Thursday, 16 August 2007

Will caching and Redundancy be key?

Skype is down for a few hours and is has an impact on users. It is interesting that for some people I do not have regular phone numbers anymore. This minor (at least to me) inconvenience and the massive reaction in the news shows however how much we start to rely on network centred infrastructure tools.

Thinking about myself: xing and linked have largly replaced my local contacts database and my calendar is online, too; the acm-digital library, springer link, and google-scholar make me through away papers after I have read them (at the beginning of my PhD-studies I still sorted them in folders); gmail and gmx hold my private mail in the network; I have not bought paper maps for quite some time, and as recently posted access to knowledge is nowadays often via google. The current move of putting applications online – which I really like greatly – speeds up these trends.

With current sizes of hard drive and future network connectivity I think caching and recording becomes key. For many domains this is easy. Everything you have ever seen on the screen will be forever on the computer (easy for static content such as web pages, even for videos this is not far in the future; assuming 365 days x 8 hours x 1Gbyte/hour is about 3TByte/year). In many domains Pre-fetching seems useful. In some areas this seems straightforward. When you view a paper all papers that are cited and papers that cite this paper will be cached locally (and not just short term, but forever ;-), too.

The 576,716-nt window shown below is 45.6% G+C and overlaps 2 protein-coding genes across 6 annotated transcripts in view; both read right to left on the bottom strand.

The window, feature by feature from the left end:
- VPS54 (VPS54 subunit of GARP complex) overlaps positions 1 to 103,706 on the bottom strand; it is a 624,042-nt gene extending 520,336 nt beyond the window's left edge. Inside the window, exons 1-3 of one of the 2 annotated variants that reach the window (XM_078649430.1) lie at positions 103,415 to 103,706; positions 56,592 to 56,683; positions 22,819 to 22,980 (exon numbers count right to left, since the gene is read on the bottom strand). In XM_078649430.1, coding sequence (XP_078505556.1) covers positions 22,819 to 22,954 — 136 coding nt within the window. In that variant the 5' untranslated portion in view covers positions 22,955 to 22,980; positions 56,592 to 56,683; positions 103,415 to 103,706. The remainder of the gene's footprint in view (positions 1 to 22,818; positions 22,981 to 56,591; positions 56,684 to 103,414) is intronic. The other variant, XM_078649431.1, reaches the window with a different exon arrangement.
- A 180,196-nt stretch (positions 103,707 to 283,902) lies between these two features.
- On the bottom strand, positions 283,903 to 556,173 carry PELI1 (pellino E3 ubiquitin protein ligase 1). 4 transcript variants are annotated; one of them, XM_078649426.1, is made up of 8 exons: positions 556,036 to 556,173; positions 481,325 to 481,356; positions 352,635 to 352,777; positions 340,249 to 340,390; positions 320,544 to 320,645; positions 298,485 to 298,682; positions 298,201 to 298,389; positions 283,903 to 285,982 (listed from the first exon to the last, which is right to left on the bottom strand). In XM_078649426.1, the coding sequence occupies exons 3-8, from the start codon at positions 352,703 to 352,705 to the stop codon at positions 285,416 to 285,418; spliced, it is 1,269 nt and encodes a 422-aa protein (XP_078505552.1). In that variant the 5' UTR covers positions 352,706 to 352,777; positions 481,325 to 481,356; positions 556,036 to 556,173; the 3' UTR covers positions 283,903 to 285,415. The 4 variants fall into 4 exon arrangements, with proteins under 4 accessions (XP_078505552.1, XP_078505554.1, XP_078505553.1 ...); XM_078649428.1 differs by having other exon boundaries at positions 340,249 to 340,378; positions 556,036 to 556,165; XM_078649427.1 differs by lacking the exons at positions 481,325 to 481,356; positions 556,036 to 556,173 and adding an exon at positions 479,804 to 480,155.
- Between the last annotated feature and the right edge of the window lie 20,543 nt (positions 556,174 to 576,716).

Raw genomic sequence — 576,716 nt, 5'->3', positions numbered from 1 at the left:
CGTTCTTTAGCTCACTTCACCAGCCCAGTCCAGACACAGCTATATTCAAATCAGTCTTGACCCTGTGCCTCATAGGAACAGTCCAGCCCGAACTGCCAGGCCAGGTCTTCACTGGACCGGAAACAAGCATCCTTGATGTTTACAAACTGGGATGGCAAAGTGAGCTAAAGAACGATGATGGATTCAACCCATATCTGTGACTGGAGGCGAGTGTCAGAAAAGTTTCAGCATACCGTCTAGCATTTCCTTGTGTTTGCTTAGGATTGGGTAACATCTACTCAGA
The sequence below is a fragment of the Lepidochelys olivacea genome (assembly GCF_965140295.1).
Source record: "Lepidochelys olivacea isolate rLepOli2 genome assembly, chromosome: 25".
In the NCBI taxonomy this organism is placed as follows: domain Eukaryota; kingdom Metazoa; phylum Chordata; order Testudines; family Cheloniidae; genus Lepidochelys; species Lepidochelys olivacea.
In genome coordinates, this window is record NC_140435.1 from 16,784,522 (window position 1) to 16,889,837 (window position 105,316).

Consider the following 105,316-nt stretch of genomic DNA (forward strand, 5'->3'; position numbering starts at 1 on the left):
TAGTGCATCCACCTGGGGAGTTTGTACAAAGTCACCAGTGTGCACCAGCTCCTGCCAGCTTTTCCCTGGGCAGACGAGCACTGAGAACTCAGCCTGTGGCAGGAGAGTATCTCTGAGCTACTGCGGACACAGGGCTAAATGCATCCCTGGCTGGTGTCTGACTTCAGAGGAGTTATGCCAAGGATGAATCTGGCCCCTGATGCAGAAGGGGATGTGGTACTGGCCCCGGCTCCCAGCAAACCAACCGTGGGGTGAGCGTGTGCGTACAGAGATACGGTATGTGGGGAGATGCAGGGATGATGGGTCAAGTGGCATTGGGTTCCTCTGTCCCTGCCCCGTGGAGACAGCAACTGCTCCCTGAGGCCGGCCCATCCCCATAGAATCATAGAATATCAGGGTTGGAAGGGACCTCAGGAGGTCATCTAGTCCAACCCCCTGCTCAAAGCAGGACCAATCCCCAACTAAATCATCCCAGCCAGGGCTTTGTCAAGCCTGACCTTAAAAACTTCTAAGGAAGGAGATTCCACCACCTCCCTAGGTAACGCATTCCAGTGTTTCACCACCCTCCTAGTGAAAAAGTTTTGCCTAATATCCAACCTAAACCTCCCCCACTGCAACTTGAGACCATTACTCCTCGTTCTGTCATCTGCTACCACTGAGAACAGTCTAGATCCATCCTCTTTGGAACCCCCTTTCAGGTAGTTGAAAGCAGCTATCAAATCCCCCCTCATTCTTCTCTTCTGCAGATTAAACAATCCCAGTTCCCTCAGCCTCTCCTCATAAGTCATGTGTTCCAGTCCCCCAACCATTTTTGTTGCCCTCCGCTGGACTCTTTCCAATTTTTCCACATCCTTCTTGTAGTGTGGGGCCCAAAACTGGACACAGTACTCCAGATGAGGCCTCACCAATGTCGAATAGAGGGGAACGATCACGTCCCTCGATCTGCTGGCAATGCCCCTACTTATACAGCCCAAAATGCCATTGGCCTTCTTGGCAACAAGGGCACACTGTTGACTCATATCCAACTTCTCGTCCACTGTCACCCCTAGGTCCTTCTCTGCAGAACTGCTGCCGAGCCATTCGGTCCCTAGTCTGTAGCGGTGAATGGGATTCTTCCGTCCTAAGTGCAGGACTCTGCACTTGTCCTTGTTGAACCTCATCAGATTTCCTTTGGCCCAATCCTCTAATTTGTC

I wonder when we can by the entire index of the web (e.g. google cache) for offline use. Will this every be possible or is content growing faster than storage?

At least I will start caching important information (e.g. mail & contacts) in the future locally.

From a business perspective this is interesting, too. Even if there is a major provider (e.g. Skype) people will create their own redundancies with a further provider (e.g. messenger) - so there will be always room for several players.

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